Good Omens

An adaptation of Neil Gaiman and Terry Pratchett‘s Good Omens: The Nice and Accurate Prophecies of Agnes Nutter, Witch has been struggling to get made before the book itself was even published. For over a decade, starting around 1990, director Terry Gilliam tried time and time again to bring Aziraphale and Crowley’s story to the big screen. When Johnny Depp and Robin Williams were attached to star as the angel and demon attempting to prevent the apocalypse, Gilliam still had no luck getting a studio interested.

After all of these years of waiting, though, Gaiman has decided to work on the adaptation himself. Learn more about the Good Omens miniseries below.

The news of a six-part Good Omens miniseries is bittersweet. Over a year ago, Pratchett passed away from a rare form of Alzheimer’s. Shortly before that, Gaiman’s collaborator convinced him to move forward with a Good Omens adaptation, despite Gaiman initially not wanting to see it happen without Pratchett’s involvement.

At a recent public memorial held for Pratchett, it was mentioned that Gaiman was adapting Good Omens because of a letter his dear friend left him after his passing — but, in a recent post at his official site, the author behind Sandman and American Gods clarified that wasn’t the case:

At the end of the evening, [Pratchett’s assistant and friend] Rob [Wilkins] announced upcoming things, and one of the things he announced was GOOD OMENS on the screen, written by me. (There was a little confusion in the way that it was reported, by the way: because Rob had been talking earlier about the letters found in the safe that Terry had left us, people assumed that me writing was something Terry asked me to do from beyond the grave. Actually, it was more of a last request while he was still alive. (“I would very much like this to happen, and I know, Neil, that you’re very very busy, but no one else could ever do it with the passion that we share for the old girl. I wish I could be more involved and I will help in any way I can,” he wrote, once I said yes.)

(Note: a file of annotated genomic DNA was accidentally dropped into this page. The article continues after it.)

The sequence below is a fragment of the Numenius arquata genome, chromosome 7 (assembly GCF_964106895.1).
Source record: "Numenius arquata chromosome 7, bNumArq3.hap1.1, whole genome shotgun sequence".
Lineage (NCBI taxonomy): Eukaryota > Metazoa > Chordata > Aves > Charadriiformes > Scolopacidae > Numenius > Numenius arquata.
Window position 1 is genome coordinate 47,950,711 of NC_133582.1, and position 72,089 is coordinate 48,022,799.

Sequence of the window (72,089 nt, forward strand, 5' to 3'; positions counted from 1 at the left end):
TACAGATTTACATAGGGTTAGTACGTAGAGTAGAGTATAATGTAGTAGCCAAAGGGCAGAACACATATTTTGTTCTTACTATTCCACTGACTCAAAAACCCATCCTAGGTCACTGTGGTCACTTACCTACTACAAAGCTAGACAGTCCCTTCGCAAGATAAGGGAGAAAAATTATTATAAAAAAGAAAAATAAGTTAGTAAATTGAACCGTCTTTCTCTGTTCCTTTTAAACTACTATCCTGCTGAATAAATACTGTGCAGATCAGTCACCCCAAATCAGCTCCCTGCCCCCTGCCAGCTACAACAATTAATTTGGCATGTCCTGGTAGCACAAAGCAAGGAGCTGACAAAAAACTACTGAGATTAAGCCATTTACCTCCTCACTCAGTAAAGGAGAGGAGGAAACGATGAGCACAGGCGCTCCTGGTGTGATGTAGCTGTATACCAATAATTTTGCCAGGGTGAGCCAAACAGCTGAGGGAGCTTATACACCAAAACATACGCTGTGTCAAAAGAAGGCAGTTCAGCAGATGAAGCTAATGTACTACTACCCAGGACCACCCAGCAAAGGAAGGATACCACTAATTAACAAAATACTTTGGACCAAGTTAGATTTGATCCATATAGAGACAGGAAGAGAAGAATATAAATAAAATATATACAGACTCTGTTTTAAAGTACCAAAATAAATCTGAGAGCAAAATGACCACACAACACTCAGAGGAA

I’ve been working on the Good Omens scripts for much of the last year, wishing that he was still here and could help, even if it was just to take a phone call. It’s hard when I get stuck, and want to ask his advice. It’s harder when I come up with something clever or funny that’s new and I want to call him up and read it to him, and make him laugh or hear him point out something I’d missed. We were always each other’s first audiences for Good Omens. That was the point. Neither of us had any idea whether or not we’d be able to sell this odd book or not, when we were writing it, but we knew that we could make the other one laugh. Anyway. I’m now 72% of the way through the Good Omens scripts, and the end is in sight.

Gaiman’s plan is to finish the adaptation before his upcoming book, The View From the Cheap Seats, a selection of non-fiction essays, comes out at the end of May. Technically, this isn’t the first adaptation of Good Omens. Back in 2014, Dirk Maggs adapted the novel for BBC Radio 4, because, as Gaiman told The Guardian, he wanted Pratchett “to be able to enjoy this while he’s still able to.” Shortly after the audio play was completed, Gaiman hinted at bringing Good Omens to television, but not until his recent blog post did he confirm the miniseries.

As for the other television adaptation the acclaimed writer currently has in the works, American Gods, a few new actors have joined the cast, which already includes Ricky Whittle (The 100), Emily Browning (God Help the Girl) and Ian McShane (Deadwood). Cloris Leachman (The Bride of Frankenstein), Peter Stormare (Fargo), Chris Obi (Ghost in the Shell), and more are confirmed to appear in the 10-episode first season of American Gods. Leachman will play Zorya Vechernyaya, “the eldest of three sisters who watch over the constellations,” while Stormare will co-star as Czernobo, a “Slavic god of darkness and evil.”

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